There are a few complementary therapies can help support you through menopause as well, including herbal medicine prescribed by a qualified medical herbalist. There are various herbs which can reduce the severity of symptoms. Reflexology can help you to achieve balance within in the body, reduce stress and improve mood, as can massage using specially chosen essential oils. You could also use essential oils at home in a diffuser or added to a bath.

Hopefully this post gives you some inspiration and ideas to explore more thoroughly and if you know anyone who might benefit from the information then share this blog post with them!

Categories: Complementary Therapies, Diet, Holistic Health, Menopause, Reflexology, Womens Health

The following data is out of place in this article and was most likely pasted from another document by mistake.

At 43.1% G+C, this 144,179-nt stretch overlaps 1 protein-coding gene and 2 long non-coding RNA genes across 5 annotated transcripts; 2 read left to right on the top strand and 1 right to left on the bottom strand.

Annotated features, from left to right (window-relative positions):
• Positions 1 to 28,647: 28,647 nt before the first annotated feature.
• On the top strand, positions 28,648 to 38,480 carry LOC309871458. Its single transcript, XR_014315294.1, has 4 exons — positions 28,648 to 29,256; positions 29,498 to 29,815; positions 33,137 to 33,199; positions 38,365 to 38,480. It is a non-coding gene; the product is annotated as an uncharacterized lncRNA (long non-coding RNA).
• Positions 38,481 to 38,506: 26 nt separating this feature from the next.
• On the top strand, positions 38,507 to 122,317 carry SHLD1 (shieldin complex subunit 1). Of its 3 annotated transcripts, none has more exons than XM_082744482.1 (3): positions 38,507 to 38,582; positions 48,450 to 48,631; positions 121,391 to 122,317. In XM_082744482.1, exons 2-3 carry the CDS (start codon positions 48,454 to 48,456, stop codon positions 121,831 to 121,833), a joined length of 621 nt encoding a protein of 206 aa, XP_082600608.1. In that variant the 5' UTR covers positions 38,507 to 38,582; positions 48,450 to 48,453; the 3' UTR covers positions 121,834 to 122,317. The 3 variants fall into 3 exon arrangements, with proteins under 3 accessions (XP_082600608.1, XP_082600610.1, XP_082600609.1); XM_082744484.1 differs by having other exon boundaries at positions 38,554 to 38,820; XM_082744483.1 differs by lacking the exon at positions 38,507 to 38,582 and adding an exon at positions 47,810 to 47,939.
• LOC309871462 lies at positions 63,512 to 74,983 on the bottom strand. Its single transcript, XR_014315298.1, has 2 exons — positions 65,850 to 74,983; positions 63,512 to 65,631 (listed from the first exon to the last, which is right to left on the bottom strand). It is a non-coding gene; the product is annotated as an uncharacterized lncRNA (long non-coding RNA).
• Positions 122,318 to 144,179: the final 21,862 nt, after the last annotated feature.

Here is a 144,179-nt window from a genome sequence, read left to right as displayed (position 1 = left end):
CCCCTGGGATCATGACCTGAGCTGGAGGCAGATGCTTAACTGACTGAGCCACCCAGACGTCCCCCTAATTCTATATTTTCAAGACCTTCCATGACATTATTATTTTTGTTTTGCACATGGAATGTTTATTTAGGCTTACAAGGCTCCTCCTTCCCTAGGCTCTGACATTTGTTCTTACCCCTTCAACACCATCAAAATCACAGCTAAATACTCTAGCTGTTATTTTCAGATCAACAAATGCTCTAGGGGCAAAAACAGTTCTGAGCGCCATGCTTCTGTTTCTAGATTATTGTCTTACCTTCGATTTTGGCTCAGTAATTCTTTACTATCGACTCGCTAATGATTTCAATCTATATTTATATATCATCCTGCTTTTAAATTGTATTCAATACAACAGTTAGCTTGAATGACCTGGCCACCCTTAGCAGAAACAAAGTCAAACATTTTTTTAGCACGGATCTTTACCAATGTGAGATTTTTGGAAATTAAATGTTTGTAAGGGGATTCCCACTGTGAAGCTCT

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Five Reasons To Try Reflexology

Five Reasons To Try Reflexology

Welcome to the first ever Atlas Therapies blog post! I plan to write a new post each month with the aim of sharing useful information that you can incorporate into your own life – usually health and lifestyle reflecting the holistic nature of my work.

In this post, I wanted to shine a light on Reflexology. Recently I’ve had a surge in people booking reflexology appointment so to reflect this I thought it might be interesting to look at the conditions people use it to manage and the reasons why it works.

Firstly, I thought I’d share a little about my own experience. Reflexology is one of my favourite therapies to practice, but it wasn’t always this way! I always considered myself someone who understood that the mind and body were connected but I really struggled to accept the Eastern philosophy of reflexology, which sees the body reflected on the feet with channels of life energy flowing around the body.

I have to admit, I was skeptical.